The problems with the rom com film genre is well documented, so I don’t have to go into it again here. That being said this British romantic comedy is rather a good one. Probably because it does not follow the usual cookie cutter storyline that is typical of the genre. Or puts quirky accents on the girl meets guy, they fall for one another but an obstacle is in the way of them living happily ever after.
Based on a best selling book by Jojo Moyes, the story is rather a bittersweet one with plenty of the sweet coming from the glowing light that is actress Emilia Clarke. She just brings sunshine every moment she is on screen in this one. You actually believe that there could be a person who is so positive instead of rolling your eyes. A case of perfect casting.
After losing her long standing and needed (to help out her family moneywise) job at a book store, Louisa, or Lou as most call her, Clark (Emilia Clarke – from television’s Game of Thrones) is lost in life. The perennially chipper Lou’s cheerful outlook is put to the test when the only job she can find in her small town is to work as caregiver to Will Traynor (Sam Claflin – Adrift, The Huntsman: Winter’s War), a young banker who is now paralyzed due to an accident.
Sunshine begins to win out over clouds when Lou’s disposition brings Will over to the sunny side of the street. They begin to go out together and do things. Even the wedding of Will’s former girlfriend, Alicia (Vanessa Kirby – from television’s The Queen) and the opera. The two get closer even eventually falling in love causing Lou to dump her boyfriend, Patrick (Matthew Lewis – Harry Potter and the Deathly Hallows: Part 2). Soon this love changes them both except for one important way.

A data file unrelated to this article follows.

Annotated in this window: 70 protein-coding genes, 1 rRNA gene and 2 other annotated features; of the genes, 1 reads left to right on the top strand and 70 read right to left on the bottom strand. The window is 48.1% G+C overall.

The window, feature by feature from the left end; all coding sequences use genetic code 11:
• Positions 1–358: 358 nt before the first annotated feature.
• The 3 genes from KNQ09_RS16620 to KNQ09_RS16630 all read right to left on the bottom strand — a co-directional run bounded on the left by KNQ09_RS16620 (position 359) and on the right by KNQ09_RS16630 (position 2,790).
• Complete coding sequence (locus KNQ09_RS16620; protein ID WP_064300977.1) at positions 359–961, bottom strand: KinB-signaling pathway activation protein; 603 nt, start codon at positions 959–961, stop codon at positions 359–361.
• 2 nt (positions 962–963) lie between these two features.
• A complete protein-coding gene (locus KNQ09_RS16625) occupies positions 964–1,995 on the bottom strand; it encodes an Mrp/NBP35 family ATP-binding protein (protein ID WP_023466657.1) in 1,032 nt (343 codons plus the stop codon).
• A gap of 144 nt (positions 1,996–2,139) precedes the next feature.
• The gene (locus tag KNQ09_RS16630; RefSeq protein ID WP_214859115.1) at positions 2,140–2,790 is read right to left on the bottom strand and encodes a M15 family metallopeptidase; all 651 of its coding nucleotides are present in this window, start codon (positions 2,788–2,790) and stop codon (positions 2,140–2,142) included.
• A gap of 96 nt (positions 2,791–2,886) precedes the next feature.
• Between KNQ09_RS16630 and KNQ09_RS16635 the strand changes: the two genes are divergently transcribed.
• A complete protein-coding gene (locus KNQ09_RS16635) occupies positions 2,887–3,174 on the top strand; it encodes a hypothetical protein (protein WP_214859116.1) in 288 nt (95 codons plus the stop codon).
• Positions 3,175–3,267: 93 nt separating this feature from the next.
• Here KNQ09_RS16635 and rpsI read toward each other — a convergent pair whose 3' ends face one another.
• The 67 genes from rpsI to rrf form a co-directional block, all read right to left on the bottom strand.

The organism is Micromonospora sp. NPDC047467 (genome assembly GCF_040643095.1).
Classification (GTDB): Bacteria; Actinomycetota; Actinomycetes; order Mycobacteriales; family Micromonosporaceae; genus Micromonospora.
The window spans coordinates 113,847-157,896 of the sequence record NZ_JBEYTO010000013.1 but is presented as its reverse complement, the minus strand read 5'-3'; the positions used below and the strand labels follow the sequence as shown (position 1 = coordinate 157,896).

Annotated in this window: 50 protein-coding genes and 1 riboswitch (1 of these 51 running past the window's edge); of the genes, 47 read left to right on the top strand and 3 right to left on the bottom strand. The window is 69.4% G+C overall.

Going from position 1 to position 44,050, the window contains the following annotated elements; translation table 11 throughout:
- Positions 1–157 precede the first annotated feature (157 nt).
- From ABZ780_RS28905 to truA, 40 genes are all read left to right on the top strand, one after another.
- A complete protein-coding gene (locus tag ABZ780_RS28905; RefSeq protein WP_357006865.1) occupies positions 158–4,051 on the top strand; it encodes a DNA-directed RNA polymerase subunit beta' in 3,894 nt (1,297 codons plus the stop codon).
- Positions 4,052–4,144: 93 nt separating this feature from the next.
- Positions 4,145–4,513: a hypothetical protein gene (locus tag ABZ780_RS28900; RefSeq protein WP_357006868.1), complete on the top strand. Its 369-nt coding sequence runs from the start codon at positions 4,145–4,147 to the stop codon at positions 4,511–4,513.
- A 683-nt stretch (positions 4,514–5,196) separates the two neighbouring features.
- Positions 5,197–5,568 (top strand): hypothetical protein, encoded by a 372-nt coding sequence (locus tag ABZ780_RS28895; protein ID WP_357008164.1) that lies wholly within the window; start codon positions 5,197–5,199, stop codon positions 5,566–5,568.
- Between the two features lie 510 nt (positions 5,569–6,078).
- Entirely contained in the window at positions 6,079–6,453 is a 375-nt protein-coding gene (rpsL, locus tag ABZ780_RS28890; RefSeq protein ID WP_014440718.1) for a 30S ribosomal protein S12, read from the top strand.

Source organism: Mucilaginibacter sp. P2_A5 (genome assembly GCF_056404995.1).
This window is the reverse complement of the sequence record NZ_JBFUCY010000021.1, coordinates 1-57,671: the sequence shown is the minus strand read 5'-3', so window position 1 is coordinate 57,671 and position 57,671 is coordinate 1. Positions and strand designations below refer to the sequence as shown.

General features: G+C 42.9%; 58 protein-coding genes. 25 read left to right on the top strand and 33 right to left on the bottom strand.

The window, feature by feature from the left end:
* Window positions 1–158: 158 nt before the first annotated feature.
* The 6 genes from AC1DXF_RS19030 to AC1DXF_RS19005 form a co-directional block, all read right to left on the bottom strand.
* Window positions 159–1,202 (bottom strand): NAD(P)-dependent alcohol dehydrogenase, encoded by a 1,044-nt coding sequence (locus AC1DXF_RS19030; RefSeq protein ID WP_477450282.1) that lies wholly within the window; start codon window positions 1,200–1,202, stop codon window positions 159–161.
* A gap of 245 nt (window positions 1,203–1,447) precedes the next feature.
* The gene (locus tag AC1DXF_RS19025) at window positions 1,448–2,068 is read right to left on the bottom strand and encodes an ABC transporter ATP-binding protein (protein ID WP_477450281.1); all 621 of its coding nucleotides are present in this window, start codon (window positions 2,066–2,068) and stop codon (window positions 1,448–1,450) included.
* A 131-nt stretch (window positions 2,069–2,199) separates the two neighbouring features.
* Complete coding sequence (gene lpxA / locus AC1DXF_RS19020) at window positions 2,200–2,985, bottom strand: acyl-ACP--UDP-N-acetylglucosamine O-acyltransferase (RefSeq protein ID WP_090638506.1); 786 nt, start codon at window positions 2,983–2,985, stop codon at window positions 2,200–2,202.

Admittedly, I never read the book, so cannot really compare. Will just judge it on the usual movie criteria. First off, and very importanly in a rom com, the chemistry between Emilia Clarke and Sam Clafin was great. Nothing ever felt unrealistic or forced between the two. Emilia Clarke is delightful in the more showy of the two roles. With charisma oozing from every pore and her infamous dancing eyebrows unleashed, she creates a character who is impossible not to like. Though there is always a certain level of predictability in the genre there is enough of a different slant here to keep things intresting. You will alternate between laughing and having your heart break. Bottom line is that you will be invested in the outcome. A win for any film.
-Me Before You: From Page to Screen